Flight Sims for IFR Practice

I know a few people who use flight sims to keep their IFR skills sharp. I don’t have my IFR rating (yet) so I just use them to fly around.

I use Microsoft Flight Simulator. Which is now end of life. So what are the other options out there? I’ve been able to find two.

X-Plane is the flight simulator. It runs on all platforms, has pretty good graphics, and is extremely accurate. So accurate in fact that it has been approved by the FAA (and I think Transport Canada) for use in Flight Training Devices. Toronto Airways uses X-Plane and hardware from PFC for their certified simulator.

You can do some pretty neat stuff, like fly the shuttle (doing an approach in that thing from 110,000′ is impossible), to buzzing around on Mars.

The cost of the software is $30 for the desktop version. I haven’t tried the mobile version (for $10) and have no idea who useful it really would be for training.

The other contender is FlightGear. This is an open source flight simulator which means that anyone is able to contribute code to engine to improve it. I’ve only had a few hours of experience flying in FlightGear and it does the trick for practicing IFR approaches. For $0 you can’t complain really.

Which brings me to another point about FlightGear. It’s free and the code is open source for anyone to use and resell. There has been some talk on the internet lately about people taking FlightGear, rebranding it, and then selling it for $50. I suspect they are trying to take advantage of everyone jumping off the MS Flight Sim ship. Keep in mind, these people are not adding any additional functionality or improvements to the core FlightGear engine.

Although technically nothing is wrong with taking an open source application and reselling it for money, there is the moral aspect. Not only are you selling someone’s other work, you’re ripping people off by making the pay for something they can get for free.

So, if you’re looking for a flight sim. Either use X-Plane from x-plane.com or FlightGear from flightgear.org. Don’t get ripped off!

5 Responses

  1. Adam says:

    I still use FSX mostly with the 737 and 767 PIC due to great realism and flight models.

    To keep it more real I fly on the VATSIM network to get live atc. It’s all based on free software and not sure if you use it or not.

    Before I used to do an IFR ride I would hand fly the stock beech baron doing holds and approaches and after hours of that the real thing was so much easier because the airplane handled so much better.

    But anyone seeing this look up vatsim.net and you will have a ton of fun.

    Cheers

  2. Blake says:

    Hey Adam,

    I’ve used vatsim before, it *is* pretty cool.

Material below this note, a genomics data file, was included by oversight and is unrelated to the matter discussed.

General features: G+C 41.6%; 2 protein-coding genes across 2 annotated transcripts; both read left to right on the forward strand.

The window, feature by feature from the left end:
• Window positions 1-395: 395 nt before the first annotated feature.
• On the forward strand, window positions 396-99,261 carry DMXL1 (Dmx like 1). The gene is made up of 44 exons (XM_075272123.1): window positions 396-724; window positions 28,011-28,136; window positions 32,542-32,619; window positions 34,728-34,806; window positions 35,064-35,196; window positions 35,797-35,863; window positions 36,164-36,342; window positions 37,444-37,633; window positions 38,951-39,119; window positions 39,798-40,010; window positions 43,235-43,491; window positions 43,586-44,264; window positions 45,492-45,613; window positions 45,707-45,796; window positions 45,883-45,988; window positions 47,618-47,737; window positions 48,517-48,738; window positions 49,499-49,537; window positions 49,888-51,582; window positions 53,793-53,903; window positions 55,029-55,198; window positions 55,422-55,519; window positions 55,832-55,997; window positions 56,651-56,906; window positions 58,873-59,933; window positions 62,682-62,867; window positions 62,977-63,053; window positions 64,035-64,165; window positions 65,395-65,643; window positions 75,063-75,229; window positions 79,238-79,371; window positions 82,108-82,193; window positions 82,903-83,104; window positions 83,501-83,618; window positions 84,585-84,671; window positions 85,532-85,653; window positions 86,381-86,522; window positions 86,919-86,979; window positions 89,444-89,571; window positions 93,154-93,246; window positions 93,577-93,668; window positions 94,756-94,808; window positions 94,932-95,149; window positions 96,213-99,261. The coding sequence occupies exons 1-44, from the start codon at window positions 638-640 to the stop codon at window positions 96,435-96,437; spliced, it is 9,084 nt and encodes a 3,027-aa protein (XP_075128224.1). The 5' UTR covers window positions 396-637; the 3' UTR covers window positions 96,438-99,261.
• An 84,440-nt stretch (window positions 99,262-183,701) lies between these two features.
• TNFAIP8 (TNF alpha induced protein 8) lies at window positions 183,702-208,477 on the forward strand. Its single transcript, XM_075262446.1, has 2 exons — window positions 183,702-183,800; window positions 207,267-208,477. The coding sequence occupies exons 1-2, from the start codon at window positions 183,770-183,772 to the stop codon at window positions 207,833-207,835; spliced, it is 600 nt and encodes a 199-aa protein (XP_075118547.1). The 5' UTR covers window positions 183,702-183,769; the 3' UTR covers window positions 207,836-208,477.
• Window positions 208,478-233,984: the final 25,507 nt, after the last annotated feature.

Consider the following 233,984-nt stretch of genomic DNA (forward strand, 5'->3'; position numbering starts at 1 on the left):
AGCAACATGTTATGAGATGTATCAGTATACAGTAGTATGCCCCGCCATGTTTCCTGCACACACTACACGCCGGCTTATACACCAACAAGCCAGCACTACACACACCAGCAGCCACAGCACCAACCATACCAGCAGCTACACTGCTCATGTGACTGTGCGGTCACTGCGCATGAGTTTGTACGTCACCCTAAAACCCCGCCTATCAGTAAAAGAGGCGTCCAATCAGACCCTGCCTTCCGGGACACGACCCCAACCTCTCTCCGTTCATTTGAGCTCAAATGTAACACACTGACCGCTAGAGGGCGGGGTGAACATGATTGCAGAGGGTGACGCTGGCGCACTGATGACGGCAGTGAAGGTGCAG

I’m thinking of getting my IFR rating this summer, so I want to practice up as much as possible for “free” so that I can do it in the least amount of time possible.

    I don’t care much for graphics, since 80% of the time I hope to be in IMC 😉

    I’m thinking of getting a yoke and pedals.. Not a big fan of the joystick.

  3. Wade Chafe says:

    Hi I just want to point out that there is a big difference between open source and public domain. With public domain you can do what you want, but open source doesn’t mean that. It just means that the source code is openly available. Open source projects typically have restrictions on use, most common is code released under GPL. FlightGear is released under the GNU GPL, which means that everyone may edit, change, or use models, source and textures freely. Most planes and scenery are also released under GPL. In this respect it’s no different from commercial software. The authors retain their intellectual property rights (by default, they don’t have to express this) and how you can use the software yourself (if at all) is completely up to the authors. Granted that would be hard to enforce but that’s how it works.

    Perhaps the FlightGear authors have given permission for the software to be sold commercially? I don’t know, I just wanted to point out the important distinction between free software (which retains its intellectual property rights) and public domain, which has none.

  4. Blake says:

    Hi Wade,

    The FlightGear authors have not given permission for the software to be sold commercially.

    They have a FAQ about the whole situation here:

    http://www.flightgear.org/flightprosim.html

  5. Louis says:

    These guys have been selling their stolen software for years. I nearly fell for it years ago but researched because I wondered where the hell a flight sim like that could pop up from which I had never heard about. They have been advertising a lot on facebook lately. I’ll just mention the culprits are flight pro sim so this discussion gets indexed and pops up in research for all to see. 😎